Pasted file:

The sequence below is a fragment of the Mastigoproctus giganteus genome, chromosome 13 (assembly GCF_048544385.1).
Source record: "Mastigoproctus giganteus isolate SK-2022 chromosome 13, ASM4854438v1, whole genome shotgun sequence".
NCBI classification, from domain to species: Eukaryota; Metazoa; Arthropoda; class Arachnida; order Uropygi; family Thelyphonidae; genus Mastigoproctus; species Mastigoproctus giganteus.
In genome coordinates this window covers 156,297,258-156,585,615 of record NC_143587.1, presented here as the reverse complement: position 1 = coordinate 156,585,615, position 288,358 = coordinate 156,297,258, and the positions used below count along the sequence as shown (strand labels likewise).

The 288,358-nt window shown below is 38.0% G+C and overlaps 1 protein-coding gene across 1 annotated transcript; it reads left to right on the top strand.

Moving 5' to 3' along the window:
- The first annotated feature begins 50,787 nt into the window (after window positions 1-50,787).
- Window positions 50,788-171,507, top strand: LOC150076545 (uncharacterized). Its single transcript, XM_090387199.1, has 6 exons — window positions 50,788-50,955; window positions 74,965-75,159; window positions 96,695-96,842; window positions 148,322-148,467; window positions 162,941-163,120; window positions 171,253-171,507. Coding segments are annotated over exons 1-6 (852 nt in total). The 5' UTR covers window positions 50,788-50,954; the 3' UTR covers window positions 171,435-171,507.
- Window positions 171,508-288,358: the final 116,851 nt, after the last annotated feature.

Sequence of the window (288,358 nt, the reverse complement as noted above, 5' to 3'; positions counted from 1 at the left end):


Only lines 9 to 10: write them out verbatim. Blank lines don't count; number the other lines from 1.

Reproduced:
- Window positions 171,508-288,358: the final 116,851 nt, after the last annotated feature.

Sequence of the window (288,358 nt, the reverse complement as noted above, 5' to 3'; positions counted from 1 at the left end):